If you drive a truck made anytime over the last decade (2007 and later) you have a Diesel Particulate Filter (DPF) system on your truck to meet emissions standards. The system catches the remaining particles after the combustion cycle of your engine, similar to a catalytic converter on gas engines.
Most of the time you do not even know the system is working. Over time, the filter of the system needs to be cleaned from the un-burnt components of diesel fuel, carbon and particulates that accumulate into visible smoke from the exhaust. Cleaning happens via four methods — passive, active, parked and forced regeneration cycles.
We know regens happen because of soot build-up in the diesel particulate filter. So, if we can lower our soot output, we can lower our regens significantly. The best way to accomplish this is by achieving a more efficient burn of our diesel fuel.
There are two things needed to make this happen:
1. Having clean fuel injectors
2. Burning higher cetane rated fuel
If we keep our fuel injectors clean, this process allows the spray pattern to become a finer, more even mist that results in better burning of the fuel. This means less soot being pushed through our DPFs and fewer regens.
What Is a DPF?
A DPF is an exhaust treatment device that uses a honeycomblike structure made of ceramic to catch ash, soot or any other type of particulate matter so it can’t be ejected into the environment. In 2007, the Environmental Protection Agency (EPA) established emissions standards mandating that engine manufacturers use DPFs to trap particulate matter and control emissions.
What Is DPF Regeneration?
The DPF eliminates buildup by trapping and stowing exhaust, then periodically burning it to regenerate the filter. Regeneration prevents a buildup of excess soot in the filter as well as black smoke and harmful exhaust emissions. The DPF needs an extremely high temperature to burn off the soot particles, so the vehicle accomplishes this through several types of regeneration processes.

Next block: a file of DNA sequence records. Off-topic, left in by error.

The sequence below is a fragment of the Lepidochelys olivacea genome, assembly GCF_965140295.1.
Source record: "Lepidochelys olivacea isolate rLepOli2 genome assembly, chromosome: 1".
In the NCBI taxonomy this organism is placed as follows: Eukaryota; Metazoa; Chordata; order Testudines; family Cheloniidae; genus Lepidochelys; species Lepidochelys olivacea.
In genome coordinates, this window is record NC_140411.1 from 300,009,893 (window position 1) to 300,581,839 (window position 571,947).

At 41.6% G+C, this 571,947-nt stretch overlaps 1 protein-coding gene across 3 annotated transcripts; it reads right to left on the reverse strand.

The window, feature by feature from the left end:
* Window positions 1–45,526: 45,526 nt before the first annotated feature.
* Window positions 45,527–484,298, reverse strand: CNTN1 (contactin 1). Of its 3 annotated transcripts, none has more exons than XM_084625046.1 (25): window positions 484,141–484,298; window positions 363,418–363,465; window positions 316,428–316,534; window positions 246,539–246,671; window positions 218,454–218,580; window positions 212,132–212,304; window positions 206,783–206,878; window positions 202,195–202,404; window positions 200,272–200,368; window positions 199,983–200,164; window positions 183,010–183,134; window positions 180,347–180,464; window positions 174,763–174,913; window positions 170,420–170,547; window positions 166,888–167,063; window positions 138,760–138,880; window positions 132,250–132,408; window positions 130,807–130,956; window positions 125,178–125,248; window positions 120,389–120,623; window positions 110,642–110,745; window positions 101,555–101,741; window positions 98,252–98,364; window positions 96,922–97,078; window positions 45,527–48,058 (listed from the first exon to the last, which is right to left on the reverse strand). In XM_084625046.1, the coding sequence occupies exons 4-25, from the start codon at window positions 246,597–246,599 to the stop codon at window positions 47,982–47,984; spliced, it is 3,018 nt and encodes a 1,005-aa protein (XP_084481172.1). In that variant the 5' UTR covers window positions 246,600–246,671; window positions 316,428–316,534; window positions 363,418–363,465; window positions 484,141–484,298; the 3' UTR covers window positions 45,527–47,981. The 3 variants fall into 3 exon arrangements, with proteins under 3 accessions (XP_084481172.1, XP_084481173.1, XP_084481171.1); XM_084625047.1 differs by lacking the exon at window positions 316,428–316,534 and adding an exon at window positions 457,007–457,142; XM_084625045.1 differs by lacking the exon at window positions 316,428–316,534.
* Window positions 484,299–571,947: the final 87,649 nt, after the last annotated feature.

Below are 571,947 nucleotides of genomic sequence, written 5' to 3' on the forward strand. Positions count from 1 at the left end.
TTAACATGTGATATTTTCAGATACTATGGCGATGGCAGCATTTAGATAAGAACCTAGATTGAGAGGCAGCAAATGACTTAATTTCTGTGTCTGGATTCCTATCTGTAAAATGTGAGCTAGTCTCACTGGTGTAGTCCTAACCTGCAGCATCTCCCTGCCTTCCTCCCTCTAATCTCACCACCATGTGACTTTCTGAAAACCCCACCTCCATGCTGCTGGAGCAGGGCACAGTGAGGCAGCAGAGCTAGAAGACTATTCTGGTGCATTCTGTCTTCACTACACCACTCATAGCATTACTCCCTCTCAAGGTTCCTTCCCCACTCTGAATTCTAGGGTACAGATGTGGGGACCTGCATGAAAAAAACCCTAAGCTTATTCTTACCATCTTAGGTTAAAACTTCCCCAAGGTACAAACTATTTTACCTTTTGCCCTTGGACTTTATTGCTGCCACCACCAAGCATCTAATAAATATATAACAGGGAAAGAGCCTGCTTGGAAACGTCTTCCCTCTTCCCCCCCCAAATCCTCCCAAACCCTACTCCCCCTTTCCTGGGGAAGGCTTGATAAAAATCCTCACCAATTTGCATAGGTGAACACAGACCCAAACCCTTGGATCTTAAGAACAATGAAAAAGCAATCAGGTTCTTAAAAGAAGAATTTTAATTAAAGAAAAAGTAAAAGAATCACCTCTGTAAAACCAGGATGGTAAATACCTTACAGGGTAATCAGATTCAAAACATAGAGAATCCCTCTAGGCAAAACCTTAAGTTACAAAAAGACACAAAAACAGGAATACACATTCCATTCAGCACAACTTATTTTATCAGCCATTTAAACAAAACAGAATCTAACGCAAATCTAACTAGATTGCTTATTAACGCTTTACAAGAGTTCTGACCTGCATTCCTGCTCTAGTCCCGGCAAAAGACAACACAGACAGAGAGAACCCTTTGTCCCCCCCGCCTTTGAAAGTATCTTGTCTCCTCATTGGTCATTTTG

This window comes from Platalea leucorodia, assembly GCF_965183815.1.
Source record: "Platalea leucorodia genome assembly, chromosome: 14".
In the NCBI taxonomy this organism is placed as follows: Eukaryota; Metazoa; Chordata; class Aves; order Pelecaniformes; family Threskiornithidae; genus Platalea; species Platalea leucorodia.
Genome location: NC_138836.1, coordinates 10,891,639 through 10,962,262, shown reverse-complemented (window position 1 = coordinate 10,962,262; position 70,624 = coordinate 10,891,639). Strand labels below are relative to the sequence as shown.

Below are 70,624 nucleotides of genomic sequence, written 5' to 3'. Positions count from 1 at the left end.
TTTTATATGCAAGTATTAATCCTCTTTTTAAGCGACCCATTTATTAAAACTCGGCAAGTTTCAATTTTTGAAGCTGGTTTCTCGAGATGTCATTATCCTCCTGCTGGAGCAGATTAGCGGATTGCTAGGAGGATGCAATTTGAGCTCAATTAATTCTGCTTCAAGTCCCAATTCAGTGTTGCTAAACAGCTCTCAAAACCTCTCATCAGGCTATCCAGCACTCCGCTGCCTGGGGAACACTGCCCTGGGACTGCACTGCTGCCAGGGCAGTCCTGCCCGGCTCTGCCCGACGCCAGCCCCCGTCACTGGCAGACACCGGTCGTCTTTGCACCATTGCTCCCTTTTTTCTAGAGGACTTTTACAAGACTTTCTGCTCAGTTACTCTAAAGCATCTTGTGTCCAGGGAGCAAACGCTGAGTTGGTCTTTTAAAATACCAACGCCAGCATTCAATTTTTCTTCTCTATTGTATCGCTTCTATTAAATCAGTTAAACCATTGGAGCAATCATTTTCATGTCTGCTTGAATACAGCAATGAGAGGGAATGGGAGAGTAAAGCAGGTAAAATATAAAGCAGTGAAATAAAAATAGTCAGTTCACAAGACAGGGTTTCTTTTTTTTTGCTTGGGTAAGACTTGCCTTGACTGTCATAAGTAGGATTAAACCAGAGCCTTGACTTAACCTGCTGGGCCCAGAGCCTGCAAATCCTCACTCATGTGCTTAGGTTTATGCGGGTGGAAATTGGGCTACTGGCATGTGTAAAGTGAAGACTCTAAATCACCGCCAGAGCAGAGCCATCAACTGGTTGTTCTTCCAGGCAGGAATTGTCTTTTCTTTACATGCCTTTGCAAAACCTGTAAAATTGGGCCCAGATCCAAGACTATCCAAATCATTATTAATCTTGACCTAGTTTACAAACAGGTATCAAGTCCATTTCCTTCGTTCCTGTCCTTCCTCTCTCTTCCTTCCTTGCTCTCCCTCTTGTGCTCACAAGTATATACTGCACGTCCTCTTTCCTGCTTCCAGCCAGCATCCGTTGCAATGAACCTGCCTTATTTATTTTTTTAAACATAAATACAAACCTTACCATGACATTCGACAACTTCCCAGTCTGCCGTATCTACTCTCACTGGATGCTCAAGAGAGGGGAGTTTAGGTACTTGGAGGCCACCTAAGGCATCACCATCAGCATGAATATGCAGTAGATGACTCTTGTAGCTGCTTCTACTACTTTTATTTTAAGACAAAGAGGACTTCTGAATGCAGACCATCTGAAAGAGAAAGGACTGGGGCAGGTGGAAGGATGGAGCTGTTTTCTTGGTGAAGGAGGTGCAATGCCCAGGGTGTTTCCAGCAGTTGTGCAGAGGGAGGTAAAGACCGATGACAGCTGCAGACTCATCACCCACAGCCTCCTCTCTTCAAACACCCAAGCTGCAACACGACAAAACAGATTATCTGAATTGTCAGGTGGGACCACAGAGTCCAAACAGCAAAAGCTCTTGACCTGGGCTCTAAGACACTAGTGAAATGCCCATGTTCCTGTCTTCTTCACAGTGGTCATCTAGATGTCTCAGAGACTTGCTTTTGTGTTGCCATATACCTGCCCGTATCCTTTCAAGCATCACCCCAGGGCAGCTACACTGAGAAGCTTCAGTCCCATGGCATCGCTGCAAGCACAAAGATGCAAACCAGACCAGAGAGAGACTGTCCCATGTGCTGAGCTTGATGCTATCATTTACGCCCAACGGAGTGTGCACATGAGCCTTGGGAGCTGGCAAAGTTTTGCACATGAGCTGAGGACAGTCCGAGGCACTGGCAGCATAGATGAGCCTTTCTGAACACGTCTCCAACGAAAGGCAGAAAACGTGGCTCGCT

Passive Regeneration vs. Active Regeneration vs. Forced Regeneration
Passive, active and forced regeneration methods clean the DPF filter in different ways to support proper function:
- Passive regeneration: When you drive for an extended period of time, your vehicle’s exhaust reaches extremely high temperatures. For example, driving above 70 miles per hour for an extended period would be enough to burn the soot particles trapped in your DPF. However, most drivers typically don’t spend enough time at this rate of speed to depend on the passive regeneration process.
- Active regeneration: Manufacturers created an alternative to passive regeneration. Active regeneration begins when soot trapped in the DPF reaches a level around 45% of your DPF’s capacity. At this point, the DPF triggers postcombustion fuel injection to increase the temperature in the exhaust and burn away the soot.
- Forced regeneration: Forced regeneration occurs when a scan diagnostic tool begins the regeneration process due to an unusual circumstance. For example, the soot load in a DPF could have reached a critical point beyond what a normal passive or active regeneration process can handle.
Reducing Regens With Our Products
You can reduce the number of regeneration cycles you need with product solutions from Hot Shot’s Secret. Third-party testing from the City of Columbus has shown that Diesel Extreme and Everyday Diesel Treatment can slash regen needs by 50%!